Documentary photography is a very difficult genre where the belief among documentary photographers is that they are taking images of what is “reality.”   They believe they are capturing a story to document and make aware of an issue, war, or newsworthy.  Since the time of Edward Curtis’ documentation of Native Americans, the history of photography has shown that the photographer yields his will of the subject matter with the click of the shutter.  A photo is but a fraction of time.  We don’t know and will never know what happen before or after the picture was taken.  Conceptual art has tackled this theme to question how photography works starting with the artworks of Joseph Kosuth and John Hilliard to contemporaries such as Joan Focuberta, and Vik Muniz.  Photos have been altered since its invention.  We want to believe what is transpiring in the photo is real, but we then question if it has been “Photoshopped” if we have a hard time grasping the reality.

(To be continued in my next post.)

The Salon

Two weeks ago I attend what might be my last Salon held by the Atlantic Center for the Arts.  My second year as an MFA candidate is coming to a close and usually third year candidates are not invited to attend the Salon, giving the opportunity and the experience for the incoming class and the second years.

The Atlantic Center for the Arts is a residency program that operates year round.  Each residency session has three master artists usually made up of one visual artist, one composer, and one writer.  For supporters of the program they have a night, usually a Thursday night that is a mix of a meet and greet, and show and tell of the artists, titled “The Salon.”

The night of the Salon the artists presented in the following order: Carolyn Forché- poetry/memoir, Richard Teitelbaum – composer, and Pat Oleszko- visual and performance art.   Carolyn talked about her experience second time around as a master artist in residency at the ACA, her new memoir about her experiences in El Salvador in the late seventies, and finally read a poem about her battle with cancer with a friend who succumbed to the disease.  Richard spoke about a opera that he is composing about the Rabbi Sabbatai Zevi, who claimed to be the Messiah, declared war on the Ottoman Empire, and who was then forced to convert to Islam.  Richard mostly works with electronic music, but for the opera he is working with traditional instruments, and singers.  The opera is performed in five different languages.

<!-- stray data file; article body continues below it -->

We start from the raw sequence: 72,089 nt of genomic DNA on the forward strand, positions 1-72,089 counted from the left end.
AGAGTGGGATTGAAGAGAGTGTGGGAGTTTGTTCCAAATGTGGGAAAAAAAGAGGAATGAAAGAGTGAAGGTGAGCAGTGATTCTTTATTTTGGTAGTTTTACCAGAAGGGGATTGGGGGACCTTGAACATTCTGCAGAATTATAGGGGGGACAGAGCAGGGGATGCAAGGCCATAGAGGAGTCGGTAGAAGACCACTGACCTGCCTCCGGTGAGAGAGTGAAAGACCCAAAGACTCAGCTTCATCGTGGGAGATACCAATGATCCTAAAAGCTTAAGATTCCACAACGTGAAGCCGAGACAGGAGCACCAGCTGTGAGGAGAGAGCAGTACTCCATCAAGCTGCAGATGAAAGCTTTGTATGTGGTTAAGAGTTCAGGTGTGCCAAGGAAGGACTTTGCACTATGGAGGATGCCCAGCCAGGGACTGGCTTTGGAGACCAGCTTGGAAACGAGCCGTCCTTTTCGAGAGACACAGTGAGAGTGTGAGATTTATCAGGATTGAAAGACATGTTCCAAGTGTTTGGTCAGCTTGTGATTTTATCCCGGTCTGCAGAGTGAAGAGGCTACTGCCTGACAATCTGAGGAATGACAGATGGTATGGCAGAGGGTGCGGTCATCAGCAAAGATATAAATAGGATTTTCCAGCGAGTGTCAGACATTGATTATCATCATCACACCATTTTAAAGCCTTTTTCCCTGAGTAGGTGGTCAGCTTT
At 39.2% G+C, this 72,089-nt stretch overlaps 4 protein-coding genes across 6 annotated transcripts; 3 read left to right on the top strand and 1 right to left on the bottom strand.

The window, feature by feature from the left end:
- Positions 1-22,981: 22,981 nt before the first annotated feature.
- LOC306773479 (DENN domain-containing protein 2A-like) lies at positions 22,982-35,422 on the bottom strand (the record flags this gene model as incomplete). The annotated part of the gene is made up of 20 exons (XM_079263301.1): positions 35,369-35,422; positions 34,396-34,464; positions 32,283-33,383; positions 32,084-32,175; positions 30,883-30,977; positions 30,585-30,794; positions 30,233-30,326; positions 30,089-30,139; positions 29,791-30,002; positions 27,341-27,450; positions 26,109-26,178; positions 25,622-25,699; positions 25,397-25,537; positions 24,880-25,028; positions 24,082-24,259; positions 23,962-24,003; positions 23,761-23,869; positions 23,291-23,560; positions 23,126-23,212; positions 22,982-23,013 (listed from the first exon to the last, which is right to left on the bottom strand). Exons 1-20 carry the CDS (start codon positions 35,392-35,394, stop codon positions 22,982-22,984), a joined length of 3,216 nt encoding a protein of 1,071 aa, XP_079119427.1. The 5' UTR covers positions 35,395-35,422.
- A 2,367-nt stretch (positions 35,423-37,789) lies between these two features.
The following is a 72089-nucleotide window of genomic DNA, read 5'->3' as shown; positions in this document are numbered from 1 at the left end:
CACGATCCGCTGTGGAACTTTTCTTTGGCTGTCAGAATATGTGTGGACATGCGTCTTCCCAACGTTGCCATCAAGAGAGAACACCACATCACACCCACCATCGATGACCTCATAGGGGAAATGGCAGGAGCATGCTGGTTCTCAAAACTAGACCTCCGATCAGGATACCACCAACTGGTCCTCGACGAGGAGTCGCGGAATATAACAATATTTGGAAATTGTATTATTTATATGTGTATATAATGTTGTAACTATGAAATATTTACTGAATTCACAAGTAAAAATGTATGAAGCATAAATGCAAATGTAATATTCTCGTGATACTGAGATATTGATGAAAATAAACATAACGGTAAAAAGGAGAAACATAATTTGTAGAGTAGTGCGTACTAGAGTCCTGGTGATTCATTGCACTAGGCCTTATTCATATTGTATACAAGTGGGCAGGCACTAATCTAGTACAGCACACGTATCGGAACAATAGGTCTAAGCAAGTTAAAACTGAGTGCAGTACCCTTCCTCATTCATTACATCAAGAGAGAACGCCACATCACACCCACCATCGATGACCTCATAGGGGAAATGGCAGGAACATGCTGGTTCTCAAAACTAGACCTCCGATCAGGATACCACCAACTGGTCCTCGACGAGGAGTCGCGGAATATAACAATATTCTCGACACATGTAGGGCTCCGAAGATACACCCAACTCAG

Please keep in mind I’m not an expert in literature or music, but Carolyn’s poem was very good, giving hope and inspiration in handling the difficulties of life.  Richard’s opera is an interesting idea, but the story doesn’t have a large audience appeal.  What crossed my mind was what if somebody wrote a modern day opera, but sung and composed like Verdi opera.  For example the story could be of Lindsey Lohan, Kurt Cobain, or Marilyn Monroe.   The majority of operas are tragic and yes I know of Rock Operas and Andrew Lloyd Webster, but I thought it would be interesting mixing the both to see what you get, with one hell of a light show similar to a Beyonce’ concert.

I knew a little of Pat Oleszko and her work prior to the Salon (see link below), but hearing her presentation made me appreciate her work more.  She presented in a way that an audience who is not well informed about performance art could relate and understand what she does.  She kept her art speak to a minimum; she did not over burden the audience with too much information about each performance to keep our imaginations going, and enticing us too keep listening.  By the end she had us all laughing and wanting more.  She is a court jester in today’s society, but she takes what she does very seriously, using humor primarily to tackle serious issues such as global warming.

In the past I have attended three salons where egos were big, and complications arose during the presentations, it was nice to end it with a laugh.